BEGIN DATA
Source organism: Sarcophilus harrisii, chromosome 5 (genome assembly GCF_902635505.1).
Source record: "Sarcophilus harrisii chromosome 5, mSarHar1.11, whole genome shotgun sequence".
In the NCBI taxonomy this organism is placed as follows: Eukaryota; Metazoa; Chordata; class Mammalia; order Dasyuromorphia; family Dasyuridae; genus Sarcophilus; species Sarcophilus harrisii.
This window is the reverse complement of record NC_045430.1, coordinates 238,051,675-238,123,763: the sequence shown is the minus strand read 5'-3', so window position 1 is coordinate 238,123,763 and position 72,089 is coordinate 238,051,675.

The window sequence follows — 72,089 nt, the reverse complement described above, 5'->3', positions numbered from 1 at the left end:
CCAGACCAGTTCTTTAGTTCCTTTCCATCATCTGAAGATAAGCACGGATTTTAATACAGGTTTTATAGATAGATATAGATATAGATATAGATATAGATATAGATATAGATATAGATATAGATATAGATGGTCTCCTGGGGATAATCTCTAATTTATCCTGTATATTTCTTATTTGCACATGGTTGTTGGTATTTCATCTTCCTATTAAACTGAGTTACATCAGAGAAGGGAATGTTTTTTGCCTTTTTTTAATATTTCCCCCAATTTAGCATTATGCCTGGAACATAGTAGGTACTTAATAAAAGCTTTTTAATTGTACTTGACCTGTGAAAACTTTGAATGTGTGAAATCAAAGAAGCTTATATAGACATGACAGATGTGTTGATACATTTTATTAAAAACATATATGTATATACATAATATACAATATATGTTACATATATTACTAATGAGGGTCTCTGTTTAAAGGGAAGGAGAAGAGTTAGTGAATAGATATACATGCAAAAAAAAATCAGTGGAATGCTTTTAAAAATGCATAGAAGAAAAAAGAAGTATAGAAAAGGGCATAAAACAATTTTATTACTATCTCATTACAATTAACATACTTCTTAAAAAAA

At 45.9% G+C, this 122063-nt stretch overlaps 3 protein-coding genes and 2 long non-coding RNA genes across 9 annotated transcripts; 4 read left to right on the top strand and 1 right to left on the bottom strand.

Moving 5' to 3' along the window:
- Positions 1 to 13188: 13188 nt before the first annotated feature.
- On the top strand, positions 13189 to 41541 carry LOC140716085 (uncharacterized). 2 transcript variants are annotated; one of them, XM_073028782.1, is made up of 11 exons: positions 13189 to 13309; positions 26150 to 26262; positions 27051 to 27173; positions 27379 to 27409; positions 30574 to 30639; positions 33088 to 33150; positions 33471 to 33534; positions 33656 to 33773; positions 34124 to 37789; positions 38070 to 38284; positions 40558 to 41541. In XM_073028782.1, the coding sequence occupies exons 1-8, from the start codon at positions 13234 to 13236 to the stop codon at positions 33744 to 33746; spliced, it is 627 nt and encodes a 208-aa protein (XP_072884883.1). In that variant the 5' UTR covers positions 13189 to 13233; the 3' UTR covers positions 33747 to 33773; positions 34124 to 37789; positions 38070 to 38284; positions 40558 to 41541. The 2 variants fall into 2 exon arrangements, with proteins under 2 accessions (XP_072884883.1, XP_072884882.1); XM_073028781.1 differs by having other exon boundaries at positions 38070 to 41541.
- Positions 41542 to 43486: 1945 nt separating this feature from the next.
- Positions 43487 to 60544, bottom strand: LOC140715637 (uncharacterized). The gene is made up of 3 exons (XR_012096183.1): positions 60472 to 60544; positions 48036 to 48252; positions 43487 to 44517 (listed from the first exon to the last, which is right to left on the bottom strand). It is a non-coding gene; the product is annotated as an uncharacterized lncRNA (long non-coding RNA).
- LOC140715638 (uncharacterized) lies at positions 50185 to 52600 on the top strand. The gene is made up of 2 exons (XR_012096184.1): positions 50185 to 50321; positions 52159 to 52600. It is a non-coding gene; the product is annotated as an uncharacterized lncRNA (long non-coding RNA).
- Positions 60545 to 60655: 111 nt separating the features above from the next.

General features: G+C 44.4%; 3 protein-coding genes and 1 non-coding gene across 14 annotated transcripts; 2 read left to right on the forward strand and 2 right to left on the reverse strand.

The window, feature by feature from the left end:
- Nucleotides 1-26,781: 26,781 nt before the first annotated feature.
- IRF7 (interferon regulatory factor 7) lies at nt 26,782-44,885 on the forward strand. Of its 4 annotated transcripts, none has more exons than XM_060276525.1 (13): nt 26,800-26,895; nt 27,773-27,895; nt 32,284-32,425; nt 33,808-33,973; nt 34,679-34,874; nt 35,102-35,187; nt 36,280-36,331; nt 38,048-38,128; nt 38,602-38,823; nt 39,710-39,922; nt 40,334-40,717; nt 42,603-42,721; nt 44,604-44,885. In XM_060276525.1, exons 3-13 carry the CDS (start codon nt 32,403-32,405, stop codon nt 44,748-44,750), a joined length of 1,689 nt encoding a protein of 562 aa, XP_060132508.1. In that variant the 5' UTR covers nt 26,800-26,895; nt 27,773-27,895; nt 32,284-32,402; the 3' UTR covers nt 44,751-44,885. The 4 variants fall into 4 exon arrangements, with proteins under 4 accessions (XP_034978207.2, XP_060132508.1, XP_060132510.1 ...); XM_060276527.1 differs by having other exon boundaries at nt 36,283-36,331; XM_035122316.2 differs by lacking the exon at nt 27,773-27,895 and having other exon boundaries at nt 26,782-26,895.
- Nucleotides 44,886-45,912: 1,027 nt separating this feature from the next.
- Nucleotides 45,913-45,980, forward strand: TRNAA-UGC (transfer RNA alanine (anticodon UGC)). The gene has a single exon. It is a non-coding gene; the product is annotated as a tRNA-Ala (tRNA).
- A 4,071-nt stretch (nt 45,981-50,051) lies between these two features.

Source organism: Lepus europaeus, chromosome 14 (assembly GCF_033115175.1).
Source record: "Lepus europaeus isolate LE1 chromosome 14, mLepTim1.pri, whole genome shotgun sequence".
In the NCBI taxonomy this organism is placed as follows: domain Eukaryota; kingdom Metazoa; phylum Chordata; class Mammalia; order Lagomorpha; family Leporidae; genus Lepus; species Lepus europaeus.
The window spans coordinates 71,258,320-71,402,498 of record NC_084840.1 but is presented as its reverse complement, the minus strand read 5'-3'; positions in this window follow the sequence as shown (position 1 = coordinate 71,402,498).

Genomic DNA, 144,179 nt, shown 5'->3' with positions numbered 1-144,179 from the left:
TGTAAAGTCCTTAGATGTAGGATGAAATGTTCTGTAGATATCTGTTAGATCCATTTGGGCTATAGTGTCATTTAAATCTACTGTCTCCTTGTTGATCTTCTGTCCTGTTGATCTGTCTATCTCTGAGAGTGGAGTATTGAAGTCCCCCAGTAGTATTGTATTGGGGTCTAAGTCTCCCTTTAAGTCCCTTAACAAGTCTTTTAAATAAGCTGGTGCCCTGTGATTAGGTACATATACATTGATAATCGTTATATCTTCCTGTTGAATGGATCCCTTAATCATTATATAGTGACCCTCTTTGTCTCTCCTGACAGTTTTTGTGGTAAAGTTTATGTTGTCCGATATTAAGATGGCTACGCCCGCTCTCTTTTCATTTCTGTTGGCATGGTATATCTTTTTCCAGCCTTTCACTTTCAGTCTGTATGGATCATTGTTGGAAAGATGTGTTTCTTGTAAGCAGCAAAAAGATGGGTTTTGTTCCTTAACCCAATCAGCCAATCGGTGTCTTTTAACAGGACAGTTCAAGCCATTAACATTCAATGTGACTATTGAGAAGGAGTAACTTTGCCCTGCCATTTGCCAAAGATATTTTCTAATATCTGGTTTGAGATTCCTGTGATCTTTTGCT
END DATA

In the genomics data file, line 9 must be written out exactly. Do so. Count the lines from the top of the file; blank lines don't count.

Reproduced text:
- Positions 1 to 13188: 13188 nt before the first annotated feature.